Performance Picks


Greg Carter and Craig B. Wollam's scenic design for Marcus Goodwin's Jane Austen adaptation is a stage featuring nothing more than some curtains and a floor decorated with sweeping, elegant black strokes of writingfitting, since the beauty of director Jane Jones' Book-It production is how a world can be completely realized on stage using little more than very able bodies and some truly magnificent words. As the most self- possessed of the yet-to-be-married Bennet sisters, Jennifer Lee Taylor (above, center) gives a literate, luminous performance that would surely please Austen herselfElizabeth seems more beautiful the more she stumbles into her grand love affair with the difficult Mr. Darcy (Andrew DeRycke, catching all of Darcy's noble, amusing artlessness). The entire company is excellent, and Jones' measured direction takes the time to earn the swooning heights of the final, fabulous clinch. ACT Theatre, 700 Union St., 206-216-0833. $15-$26. 7:30 p.m. Thurs.-Sat.; 2 p.m. Sun. Ends Sun. Feb. 15. STEVE WIECKING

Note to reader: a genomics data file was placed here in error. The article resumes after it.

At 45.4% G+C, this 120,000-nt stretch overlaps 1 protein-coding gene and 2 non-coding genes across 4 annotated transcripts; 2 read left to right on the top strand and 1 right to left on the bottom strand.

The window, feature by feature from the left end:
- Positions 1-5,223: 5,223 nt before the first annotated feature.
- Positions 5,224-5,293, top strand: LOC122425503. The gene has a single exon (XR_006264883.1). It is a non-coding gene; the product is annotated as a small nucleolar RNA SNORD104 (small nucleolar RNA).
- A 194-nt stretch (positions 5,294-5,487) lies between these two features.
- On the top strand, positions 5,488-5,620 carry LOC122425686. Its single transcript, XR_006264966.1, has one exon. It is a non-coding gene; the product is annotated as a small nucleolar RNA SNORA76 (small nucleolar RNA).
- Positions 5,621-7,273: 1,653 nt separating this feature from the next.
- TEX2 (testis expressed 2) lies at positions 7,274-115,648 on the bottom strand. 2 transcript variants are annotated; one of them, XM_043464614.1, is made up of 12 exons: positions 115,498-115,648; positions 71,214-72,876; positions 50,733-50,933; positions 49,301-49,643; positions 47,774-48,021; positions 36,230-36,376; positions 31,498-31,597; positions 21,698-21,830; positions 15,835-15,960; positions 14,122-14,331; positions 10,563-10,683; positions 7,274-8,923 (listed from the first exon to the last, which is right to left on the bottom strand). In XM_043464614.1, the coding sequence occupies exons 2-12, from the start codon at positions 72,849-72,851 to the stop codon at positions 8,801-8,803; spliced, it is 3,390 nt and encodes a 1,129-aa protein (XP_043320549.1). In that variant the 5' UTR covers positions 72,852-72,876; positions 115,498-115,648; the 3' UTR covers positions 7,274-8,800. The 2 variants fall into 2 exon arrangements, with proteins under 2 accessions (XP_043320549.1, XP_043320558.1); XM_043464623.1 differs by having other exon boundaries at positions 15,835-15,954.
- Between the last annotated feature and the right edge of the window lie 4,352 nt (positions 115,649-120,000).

One of the ironies of dance is that as performers continue to develop their interpretive powers, it becomes harder to maintain their physical skills. Age and injury frequently spell the end to a dance career, even as a performer matures artistically. Next Stage is part of a new trend in dance companies that defies this form of "early retirement," creating work specifically for mature dancers that showcases their formidable talents. Enough, the company's winter program directed by Dominique Gabella, examines the roots of conflict and the possibility of changeappropriate topics for a group that aims to "keep [our] physical and intellectual freedom until the end." Broadway Performance Hall, 1625 Broadway Ave., 206-325-6500. $12-$16. 8 p.m. Thurs. Jan. 22-Sat. Jan. 24. SANDRA KURTZ


Together for 27 seasons, they've left their mark on the entire quartet repertory, from Bach to commissioned works, including acclaimed Deutsche Grammophon box sets of Haydn, Mozart, Beethoven, and Bartok. Especially brilliant are their performances of Shostakovich's fifteen quartetsfor insight into the tormented Soviet genius's mind, the Emerson's recordings rival those of the Borodin and Beethoven quartets, the legendary ensembles Shostakovich himself collaborated with. Next week's recital climaxes with Shostakovich's Ninth Quartet from 1964, preceded by Joan Tower's Incandescent (2003) and Debussy's Quartet in G Minor. Meany Hall, UW campus, 206-543-4880. $32. 8 p.m. Wed. Jan 28. GAVIN BORCHERT

comments powered by Disqus

Friends to Follow